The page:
- September 23, 2021
Sheila Johnson graced the cover of an issue of the Review published in late April, after spending a total of $60 million acquiring and renovating Palm Harbor's Innisbrook Resort and Golf Club.
Johnson, considered by many to be America's first black female billionaire, felt compelled by the resort's several hundred employees to become involved with the revival effort.
“You could see it in their eyes,” she said. “They were saying 'please come back.'”
She answered that call with a substantial investment, including a $26 million venture towards renovating Innisbrook's amenities and appearance.
Some financial indicators made Johnson's decision to invest appear quite risky. Most notably, Johnson cited a trend in sponsorships that had forced many accounts to drastically cut back their payments. Companies that had put up $100,000 or more in years past were scaling back to the $10,000 and $20,000 range.
When asked about the resort's ability to respond to those, a company spokesperson declined to provide financial specifics. Instead, attention was drawn to the resort's recent hosting of the Open Championship for the Legends Tour, the LPGA's more veteran circuit.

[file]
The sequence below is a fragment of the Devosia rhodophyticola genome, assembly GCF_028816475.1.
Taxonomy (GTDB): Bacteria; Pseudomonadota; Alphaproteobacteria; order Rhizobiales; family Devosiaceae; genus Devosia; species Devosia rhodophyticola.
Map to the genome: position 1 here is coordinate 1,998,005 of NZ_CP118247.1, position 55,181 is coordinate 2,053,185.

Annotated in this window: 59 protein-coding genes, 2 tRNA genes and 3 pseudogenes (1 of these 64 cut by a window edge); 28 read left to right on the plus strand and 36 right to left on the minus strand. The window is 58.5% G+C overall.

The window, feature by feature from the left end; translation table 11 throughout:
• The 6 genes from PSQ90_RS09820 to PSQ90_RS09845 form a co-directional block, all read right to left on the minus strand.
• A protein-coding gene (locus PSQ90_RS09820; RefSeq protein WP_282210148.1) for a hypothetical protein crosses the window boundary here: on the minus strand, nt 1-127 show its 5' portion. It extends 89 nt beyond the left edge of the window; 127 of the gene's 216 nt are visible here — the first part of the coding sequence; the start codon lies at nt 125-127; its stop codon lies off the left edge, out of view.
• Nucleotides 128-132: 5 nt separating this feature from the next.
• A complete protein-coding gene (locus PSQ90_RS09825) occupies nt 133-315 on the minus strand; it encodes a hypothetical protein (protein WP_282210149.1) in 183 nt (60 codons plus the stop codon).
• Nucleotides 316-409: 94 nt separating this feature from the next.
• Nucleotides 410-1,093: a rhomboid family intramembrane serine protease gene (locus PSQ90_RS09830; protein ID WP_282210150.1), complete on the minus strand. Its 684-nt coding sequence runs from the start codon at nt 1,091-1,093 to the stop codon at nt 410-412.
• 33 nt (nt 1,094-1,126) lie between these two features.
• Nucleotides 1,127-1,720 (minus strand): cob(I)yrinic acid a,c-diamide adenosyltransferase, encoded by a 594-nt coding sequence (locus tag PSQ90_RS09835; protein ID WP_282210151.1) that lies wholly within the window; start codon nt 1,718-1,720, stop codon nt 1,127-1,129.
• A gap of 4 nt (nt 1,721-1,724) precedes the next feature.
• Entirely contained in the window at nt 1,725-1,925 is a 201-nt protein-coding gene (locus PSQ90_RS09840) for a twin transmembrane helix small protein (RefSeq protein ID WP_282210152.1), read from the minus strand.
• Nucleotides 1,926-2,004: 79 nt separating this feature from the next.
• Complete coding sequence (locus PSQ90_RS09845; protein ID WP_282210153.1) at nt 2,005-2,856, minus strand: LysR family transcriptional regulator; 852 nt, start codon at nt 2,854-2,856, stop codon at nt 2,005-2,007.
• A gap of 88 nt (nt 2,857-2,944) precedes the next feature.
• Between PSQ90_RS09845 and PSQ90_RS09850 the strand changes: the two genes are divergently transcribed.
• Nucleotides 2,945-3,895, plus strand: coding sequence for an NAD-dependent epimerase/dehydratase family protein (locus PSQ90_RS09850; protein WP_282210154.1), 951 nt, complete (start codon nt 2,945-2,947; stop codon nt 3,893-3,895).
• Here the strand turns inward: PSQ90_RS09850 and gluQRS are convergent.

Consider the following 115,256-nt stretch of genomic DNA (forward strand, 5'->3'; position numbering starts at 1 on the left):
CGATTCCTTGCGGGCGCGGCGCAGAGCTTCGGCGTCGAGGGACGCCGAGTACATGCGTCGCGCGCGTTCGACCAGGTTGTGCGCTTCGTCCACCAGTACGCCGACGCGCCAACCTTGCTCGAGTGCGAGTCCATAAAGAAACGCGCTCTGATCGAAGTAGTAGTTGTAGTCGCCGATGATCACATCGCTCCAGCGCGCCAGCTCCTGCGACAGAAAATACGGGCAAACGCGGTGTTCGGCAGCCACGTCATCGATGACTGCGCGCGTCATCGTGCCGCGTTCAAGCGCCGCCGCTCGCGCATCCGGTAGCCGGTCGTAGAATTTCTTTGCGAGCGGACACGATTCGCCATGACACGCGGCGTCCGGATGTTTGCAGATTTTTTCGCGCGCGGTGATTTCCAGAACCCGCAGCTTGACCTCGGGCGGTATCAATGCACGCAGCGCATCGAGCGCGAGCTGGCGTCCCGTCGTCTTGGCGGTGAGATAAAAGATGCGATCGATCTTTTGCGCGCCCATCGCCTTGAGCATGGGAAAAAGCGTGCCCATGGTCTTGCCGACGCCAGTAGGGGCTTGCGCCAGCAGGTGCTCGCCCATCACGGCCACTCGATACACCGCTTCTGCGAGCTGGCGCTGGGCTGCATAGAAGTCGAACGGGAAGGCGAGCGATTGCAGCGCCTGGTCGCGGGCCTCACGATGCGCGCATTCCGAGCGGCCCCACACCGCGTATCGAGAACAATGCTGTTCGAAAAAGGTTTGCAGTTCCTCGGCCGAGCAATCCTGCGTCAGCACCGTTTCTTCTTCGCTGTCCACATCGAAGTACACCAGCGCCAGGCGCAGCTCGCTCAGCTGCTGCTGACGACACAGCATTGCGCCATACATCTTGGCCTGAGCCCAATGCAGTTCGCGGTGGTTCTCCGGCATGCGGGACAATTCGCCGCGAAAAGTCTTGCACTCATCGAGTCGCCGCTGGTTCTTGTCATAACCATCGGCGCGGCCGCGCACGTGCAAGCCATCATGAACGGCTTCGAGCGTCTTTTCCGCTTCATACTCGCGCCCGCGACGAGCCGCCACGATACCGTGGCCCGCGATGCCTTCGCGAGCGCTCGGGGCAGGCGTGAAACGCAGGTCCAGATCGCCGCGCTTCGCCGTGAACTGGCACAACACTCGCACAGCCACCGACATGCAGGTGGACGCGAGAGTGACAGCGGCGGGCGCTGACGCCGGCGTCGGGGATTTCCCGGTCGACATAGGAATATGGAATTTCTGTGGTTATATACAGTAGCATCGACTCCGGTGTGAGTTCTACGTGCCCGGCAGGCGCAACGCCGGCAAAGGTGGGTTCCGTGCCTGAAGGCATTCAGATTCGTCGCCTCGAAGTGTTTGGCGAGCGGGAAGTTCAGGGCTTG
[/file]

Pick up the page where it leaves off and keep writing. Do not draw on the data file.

Even if sponsorship financials are kept under wraps, one metric bodes well for Florida's golfing industry: the first-place prize at Innisbrook's Open event garnered Sherri Steinhauer $300,000 in winnings. In 2007, Rosie Jones took in just $50,000 for her win.
Indeed, the success of the Open Championship has consequences for the entire state of Florida.
Beyond Innisbrook, golfing as an industry has a significant impact on the state's economy. The PGA of America estimates that the golf courses in Florida with nine holes or more account for 56,000 jobs statewide, providing those employees with $1.4 billion in wage income.
Even if professional golfing changes for the worse, Innisbrook can continue to succeed by hosting events for other local organizations. One such example includes the Tampa Bay Partnership's celebration of their 15th anniversary, which took place at Innisbrook last November, with 300 attendees.
In the long run, it appears as though the result is as tied to the economic rebound as most other Gulf Coast business.
— Alex Walsh